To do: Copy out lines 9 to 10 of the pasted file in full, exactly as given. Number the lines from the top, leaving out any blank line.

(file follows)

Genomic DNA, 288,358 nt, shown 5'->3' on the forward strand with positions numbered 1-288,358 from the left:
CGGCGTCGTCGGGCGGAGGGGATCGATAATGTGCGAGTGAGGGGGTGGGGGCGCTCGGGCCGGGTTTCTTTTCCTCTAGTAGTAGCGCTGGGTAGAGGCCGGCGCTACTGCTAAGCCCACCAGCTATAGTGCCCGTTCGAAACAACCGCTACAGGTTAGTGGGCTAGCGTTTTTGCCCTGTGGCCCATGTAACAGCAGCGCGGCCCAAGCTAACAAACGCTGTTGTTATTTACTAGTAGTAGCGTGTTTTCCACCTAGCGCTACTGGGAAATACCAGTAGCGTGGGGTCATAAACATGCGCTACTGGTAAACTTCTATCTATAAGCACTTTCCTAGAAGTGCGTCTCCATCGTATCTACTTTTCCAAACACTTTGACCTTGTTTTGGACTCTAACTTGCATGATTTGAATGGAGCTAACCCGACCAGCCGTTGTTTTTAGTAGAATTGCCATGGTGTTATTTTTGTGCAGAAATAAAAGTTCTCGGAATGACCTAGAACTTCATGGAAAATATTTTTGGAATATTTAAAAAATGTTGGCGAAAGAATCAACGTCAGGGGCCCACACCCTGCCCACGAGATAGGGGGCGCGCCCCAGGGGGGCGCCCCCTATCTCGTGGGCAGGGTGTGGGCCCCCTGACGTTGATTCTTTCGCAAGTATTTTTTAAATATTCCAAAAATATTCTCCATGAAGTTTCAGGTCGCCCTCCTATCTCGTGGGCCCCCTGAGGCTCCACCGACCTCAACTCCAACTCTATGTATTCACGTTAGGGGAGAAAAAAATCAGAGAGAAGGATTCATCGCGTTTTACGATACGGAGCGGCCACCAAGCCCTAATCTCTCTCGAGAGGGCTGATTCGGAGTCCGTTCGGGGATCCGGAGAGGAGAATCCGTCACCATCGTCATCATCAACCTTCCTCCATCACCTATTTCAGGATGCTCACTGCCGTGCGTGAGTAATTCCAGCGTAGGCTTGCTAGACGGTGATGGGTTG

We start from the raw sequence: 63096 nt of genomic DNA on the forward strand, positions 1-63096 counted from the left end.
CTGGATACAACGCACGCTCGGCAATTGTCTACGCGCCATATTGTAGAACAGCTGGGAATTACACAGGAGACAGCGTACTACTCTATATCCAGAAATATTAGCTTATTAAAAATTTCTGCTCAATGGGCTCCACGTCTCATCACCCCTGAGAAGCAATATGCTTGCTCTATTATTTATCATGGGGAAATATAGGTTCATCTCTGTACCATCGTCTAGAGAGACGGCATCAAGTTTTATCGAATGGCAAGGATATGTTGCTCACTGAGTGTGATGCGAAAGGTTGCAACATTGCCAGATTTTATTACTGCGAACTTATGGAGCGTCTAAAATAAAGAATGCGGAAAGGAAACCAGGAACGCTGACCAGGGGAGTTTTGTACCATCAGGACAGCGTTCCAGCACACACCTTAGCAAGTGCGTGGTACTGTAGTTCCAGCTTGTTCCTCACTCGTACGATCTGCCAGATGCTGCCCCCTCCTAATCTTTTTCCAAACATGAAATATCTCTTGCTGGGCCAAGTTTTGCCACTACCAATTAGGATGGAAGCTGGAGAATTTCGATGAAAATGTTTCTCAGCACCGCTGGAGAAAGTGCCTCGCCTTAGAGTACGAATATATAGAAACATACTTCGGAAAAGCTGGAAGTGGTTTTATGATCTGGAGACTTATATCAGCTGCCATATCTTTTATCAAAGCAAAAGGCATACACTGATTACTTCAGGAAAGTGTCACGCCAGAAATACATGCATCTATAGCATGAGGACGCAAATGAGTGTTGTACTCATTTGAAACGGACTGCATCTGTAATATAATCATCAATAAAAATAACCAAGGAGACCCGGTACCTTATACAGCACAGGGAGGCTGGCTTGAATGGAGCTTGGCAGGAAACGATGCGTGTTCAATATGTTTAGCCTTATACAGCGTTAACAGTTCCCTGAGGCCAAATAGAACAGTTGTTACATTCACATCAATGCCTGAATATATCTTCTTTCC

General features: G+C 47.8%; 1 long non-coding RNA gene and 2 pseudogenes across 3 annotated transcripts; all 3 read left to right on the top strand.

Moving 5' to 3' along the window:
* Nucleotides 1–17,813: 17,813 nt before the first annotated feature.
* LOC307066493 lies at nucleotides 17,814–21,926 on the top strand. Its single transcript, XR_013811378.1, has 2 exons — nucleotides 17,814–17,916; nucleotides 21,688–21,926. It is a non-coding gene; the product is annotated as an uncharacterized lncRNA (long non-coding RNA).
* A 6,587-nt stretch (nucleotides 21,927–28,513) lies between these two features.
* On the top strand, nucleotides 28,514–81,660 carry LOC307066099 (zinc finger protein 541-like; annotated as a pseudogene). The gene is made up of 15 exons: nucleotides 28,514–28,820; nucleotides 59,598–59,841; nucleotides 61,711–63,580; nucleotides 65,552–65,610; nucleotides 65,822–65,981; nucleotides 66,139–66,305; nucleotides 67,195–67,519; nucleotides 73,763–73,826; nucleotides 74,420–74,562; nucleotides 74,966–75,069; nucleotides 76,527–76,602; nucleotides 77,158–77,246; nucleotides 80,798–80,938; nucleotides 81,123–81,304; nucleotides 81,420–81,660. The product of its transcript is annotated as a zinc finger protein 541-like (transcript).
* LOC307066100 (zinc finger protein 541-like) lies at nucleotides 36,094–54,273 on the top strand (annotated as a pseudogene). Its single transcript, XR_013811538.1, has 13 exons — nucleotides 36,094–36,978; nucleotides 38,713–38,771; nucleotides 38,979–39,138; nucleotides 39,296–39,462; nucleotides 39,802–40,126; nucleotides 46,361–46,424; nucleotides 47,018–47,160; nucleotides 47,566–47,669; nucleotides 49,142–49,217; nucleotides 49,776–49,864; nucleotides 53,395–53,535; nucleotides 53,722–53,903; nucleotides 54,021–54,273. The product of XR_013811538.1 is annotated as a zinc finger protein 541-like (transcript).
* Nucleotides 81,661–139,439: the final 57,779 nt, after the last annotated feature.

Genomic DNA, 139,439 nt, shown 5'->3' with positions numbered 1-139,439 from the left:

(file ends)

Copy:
* A 6,587-nt stretch (nucleotides 21,927–28,513) lies between these two features.
* On the top strand, nucleotides 28,514–81,660 carry LOC307066099 (zinc finger protein 541-like; annotated as a pseudogene). The gene is made up of 15 exons: nucleotides 28,514–28,820; nucleotides 59,598–59,841; nucleotides 61,711–63,580; nucleotides 65,552–65,610; nucleotides 65,822–65,981; nucleotides 66,139–66,305; nucleotides 67,195–67,519; nucleotides 73,763–73,826; nucleotides 74,420–74,562; nucleotides 74,966–75,069; nucleotides 76,527–76,602; nucleotides 77,158–77,246; nucleotides 80,798–80,938; nucleotides 81,123–81,304; nucleotides 81,420–81,660. The product of its transcript is annotated as a zinc finger protein 541-like (transcript).